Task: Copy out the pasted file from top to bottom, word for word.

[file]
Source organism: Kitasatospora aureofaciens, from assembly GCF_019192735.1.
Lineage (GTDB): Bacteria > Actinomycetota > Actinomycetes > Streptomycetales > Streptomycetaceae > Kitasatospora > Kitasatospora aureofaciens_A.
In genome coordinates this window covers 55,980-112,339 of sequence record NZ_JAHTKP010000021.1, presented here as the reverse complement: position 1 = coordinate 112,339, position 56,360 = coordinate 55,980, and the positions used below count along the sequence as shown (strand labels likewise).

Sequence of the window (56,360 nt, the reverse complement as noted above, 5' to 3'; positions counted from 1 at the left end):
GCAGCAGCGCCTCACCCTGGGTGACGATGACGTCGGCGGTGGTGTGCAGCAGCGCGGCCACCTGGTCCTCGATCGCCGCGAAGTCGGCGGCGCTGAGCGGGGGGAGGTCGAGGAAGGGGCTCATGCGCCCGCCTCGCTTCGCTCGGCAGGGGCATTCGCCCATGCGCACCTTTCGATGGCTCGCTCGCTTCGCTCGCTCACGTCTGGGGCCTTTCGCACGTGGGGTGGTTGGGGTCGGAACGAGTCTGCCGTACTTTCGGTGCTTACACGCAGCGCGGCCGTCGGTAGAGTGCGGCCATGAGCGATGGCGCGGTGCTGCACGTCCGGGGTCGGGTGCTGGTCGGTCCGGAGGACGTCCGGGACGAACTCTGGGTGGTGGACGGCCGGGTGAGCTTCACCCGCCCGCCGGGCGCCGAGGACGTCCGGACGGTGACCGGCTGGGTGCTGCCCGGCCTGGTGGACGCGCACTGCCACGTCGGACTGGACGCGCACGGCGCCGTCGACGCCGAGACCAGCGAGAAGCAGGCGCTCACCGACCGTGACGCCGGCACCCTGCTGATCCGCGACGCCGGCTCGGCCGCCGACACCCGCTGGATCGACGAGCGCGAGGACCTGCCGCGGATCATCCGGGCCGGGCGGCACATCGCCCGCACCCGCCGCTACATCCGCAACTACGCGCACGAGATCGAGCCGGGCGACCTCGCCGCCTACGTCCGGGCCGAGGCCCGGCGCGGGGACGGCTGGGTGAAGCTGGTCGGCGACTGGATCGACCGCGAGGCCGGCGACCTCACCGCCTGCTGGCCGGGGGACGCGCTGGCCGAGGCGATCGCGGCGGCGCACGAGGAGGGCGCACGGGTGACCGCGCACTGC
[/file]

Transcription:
Source organism: Kitasatospora aureofaciens, from assembly GCF_019192735.1.
Lineage (GTDB): Bacteria > Actinomycetota > Actinomycetes > Streptomycetales > Streptomycetaceae > Kitasatospora > Kitasatospora aureofaciens_A.
In genome coordinates this window covers 55,980-112,339 of sequence record NZ_JAHTKP010000021.1, presented here as the reverse complement: position 1 = coordinate 112,339, position 56,360 = coordinate 55,980, and the positions used below count along the sequence as shown (strand labels likewise).

Sequence of the window (56,360 nt, the reverse complement as noted above, 5' to 3'; positions counted from 1 at the left end):
GCAGCAGCGCCTCACCCTGGGTGACGATGACGTCGGCGGTGGTGTGCAGCAGCGCGGCCACCTGGTCCTCGATCGCCGCGAAGTCGGCGGCGCTGAGCGGGGGGAGGTCGAGGAAGGGGCTCATGCGCCCGCCTCGCTTCGCTCGGCAGGGGCATTCGCCCATGCGCACCTTTCGATGGCTCGCTCGCTTCGCTCGCTCACGTCTGGGGCCTTTCGCACGTGGGGTGGTTGGGGTCGGAACGAGTCTGCCGTACTTTCGGTGCTTACACGCAGCGCGGCCGTCGGTAGAGTGCGGCCATGAGCGATGGCGCGGTGCTGCACGTCCGGGGTCGGGTGCTGGTCGGTCCGGAGGACGTCCGGGACGAACTCTGGGTGGTGGACGGCCGGGTGAGCTTCACCCGCCCGCCGGGCGCCGAGGACGTCCGGACGGTGACCGGCTGGGTGCTGCCCGGCCTGGTGGACGCGCACTGCCACGTCGGACTGGACGCGCACGGCGCCGTCGACGCCGAGACCAGCGAGAAGCAGGCGCTCACCGACCGTGACGCCGGCACCCTGCTGATCCGCGACGCCGGCTCGGCCGCCGACACCCGCTGGATCGACGAGCGCGAGGACCTGCCGCGGATCATCCGGGCCGGGCGGCACATCGCCCGCACCCGCCGCTACATCCGCAACTACGCGCACGAGATCGAGCCGGGCGACCTCGCCGCCTACGTCCGGGCCGAGGCCCGGCGCGGGGACGGCTGGGTGAAGCTGGTCGGCGACTGGATCGACCGCGAGGCCGGCGACCTCACCGCCTGCTGGCCGGGGGACGCGCTGGCCGAGGCGATCGCGGCGGCGCACGAGGAGGGCGCACGGGTGACCGCGCACTGC